That, my friend, is an excellent question!
There are two primary schools of thought on this: quality or quantity. Those who lean toward quantity will try to create the biggest list of connections possible in order to expand their network as far as possible. This could come in very handy when looking for jobs, especially targeted searches for particular companies or industries – obviously, if you have thousands of connections, a single post to your LinkedIn page is going to reach far more people than if you had just a couple hundred connections, thus increasing your chances of finding your target somehow. LinkedIn has also become quite the gathering ground for business- or industry-related articles and opinion columns. Having a lot of connections means a lot of eyes will see whatever you post, and increase your chances of getting interactions and notice from others in your industry. However, there are some downsides to having a huge network on LinkedIn, and they need to be considered, as well.
For one thing, one of the best ways to connect to someone new and grow your network is through LinkedIn introductions. Normally, you would ask one of your existing connections to write a brief introduction message and put you in touch with someone you’re trying to reach (who is a connection of theirs). If you have a vast network of connections but don’t really know them very well, that introduction message is likely to lack a certain heartfelt genuineness that could put off the recipient and fail to bring about an actual contact in real life. Second, when you connect with someone, you can see all of their connections…and they can see yours. Whether or not it’s fair or right, the people with whom you associate do reflect on you, so if you don’t know your connections well, it’s possible that their actions, words, or histories could be damaging to you without you even knowing it. Finally, studies show that it’s usually the quality of your connections rather than the quantity of your connections that are more likely to land you a job. It’s those personal recommendations from people who really know the kind of person — and professional — you are that carry weight with those making the hiring decisions.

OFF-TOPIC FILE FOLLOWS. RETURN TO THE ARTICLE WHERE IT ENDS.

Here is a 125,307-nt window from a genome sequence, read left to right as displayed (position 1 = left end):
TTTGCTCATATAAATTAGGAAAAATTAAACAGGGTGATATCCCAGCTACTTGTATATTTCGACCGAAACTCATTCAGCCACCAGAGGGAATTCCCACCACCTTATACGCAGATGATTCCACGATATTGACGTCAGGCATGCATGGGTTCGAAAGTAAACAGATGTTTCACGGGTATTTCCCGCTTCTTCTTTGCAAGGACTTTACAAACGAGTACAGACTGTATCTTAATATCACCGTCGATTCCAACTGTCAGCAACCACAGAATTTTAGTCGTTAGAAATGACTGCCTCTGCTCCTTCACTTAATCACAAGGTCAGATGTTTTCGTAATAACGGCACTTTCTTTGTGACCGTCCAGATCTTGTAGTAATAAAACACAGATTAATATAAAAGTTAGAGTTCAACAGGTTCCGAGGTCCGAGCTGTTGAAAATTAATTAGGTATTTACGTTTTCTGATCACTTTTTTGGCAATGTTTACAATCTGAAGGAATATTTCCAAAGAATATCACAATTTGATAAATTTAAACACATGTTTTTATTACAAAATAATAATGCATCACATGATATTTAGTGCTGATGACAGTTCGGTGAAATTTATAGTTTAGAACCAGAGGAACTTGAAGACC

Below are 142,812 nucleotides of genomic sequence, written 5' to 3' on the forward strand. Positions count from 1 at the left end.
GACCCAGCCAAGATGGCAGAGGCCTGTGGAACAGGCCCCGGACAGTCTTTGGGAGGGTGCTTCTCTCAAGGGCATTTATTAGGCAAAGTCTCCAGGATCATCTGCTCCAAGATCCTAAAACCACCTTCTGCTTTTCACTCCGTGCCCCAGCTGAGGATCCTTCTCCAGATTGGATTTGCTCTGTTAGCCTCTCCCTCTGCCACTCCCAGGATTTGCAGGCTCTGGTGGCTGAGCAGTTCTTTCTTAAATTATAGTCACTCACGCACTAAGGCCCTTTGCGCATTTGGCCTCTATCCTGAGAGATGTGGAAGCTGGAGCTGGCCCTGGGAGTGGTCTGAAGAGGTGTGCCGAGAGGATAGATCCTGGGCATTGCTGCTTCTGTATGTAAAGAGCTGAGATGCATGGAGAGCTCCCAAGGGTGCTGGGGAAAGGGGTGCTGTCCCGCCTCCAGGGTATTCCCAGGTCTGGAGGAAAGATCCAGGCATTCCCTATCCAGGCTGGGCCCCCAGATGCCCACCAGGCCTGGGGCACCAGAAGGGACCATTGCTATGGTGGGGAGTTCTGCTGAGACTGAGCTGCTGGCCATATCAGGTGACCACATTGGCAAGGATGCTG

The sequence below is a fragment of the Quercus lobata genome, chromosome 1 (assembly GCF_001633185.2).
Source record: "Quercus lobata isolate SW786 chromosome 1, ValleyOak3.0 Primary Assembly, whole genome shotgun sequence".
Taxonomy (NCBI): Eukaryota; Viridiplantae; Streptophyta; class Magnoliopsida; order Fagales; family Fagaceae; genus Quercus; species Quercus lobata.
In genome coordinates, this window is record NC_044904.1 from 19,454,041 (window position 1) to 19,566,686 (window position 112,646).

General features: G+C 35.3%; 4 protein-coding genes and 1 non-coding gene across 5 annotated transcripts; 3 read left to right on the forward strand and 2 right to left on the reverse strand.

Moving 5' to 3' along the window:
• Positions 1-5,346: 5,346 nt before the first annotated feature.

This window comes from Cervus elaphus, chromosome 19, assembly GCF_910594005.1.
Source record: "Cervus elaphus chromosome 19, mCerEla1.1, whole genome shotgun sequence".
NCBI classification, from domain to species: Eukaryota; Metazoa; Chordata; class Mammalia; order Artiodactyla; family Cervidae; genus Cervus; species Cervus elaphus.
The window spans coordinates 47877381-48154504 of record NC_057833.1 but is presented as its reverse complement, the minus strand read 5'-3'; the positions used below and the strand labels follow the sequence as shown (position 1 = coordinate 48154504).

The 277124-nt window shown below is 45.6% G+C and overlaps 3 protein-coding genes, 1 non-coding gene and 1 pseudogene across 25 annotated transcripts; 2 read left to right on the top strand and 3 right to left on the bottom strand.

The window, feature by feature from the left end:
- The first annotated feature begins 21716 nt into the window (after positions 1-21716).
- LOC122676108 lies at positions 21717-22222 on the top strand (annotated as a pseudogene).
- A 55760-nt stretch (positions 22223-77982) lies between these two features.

This leads us to the quality school of thought. In addition to the recommendation aspect previously mentioned, there is the flip side, as well. If someone asks you to introduce them to one of your connections, but it’s not someone you know well enough to thoroughly endorse, then why bother having them as a connection in the first place? Similarly, you don’t want to introduce someone to one of your connections that ends up being a total flake; that makes you look bad! Actually knowing all of your connections is probably the single biggest thing to keep in mind when it comes to either side of the recommendation coin. Of course, there’s a threshold below which being choosy in your connections becomes silly – if you only have three or four connections, then you’re kind of wasting your time on LinkedIn. Find a happy medium that works for you. There’s also that association thing at play, too; you don’t want to be connected to someone who turns out to be a serial killer, and you certainly don’t want to introduce them to anyone new!
In all seriousness, though, the bottom line is that when you’re setting up your LinkedIn network, first stop and think about how you plan to use it. Is your goal to get as big a network as possible because you plan to post industry relevant information on a regular basis? Is it just to have a convenient online resume that people can see when need them to? Is it to make (and help others make) genuine connections in a way that jobs are found and lives are improved? Bottom line: what’s your purpose? This question will go a long way toward guiding your decision-making process on who your connections should be and what threshold you use for determining which connection request to send or accept.
One more thing – don’t be afraid to remove connections. It’s probably a good idea to sweep through your LinkedIn contacts list at least yearly to remove contacts with whom you no longer keep in touch. Think of it as a digital spring cleaning. If nothing else, use that sweep to first try to re-establish contact with people and renew those relationships. If they don’t respond, then you know it’s time to remove them from your list.
LinkedIn is a terrific tool, but like most other tools it is only really useful in the right situations and in the right hands. Develop your purpose, make a plan, and then execute it. You’ll be doing yourself a favor.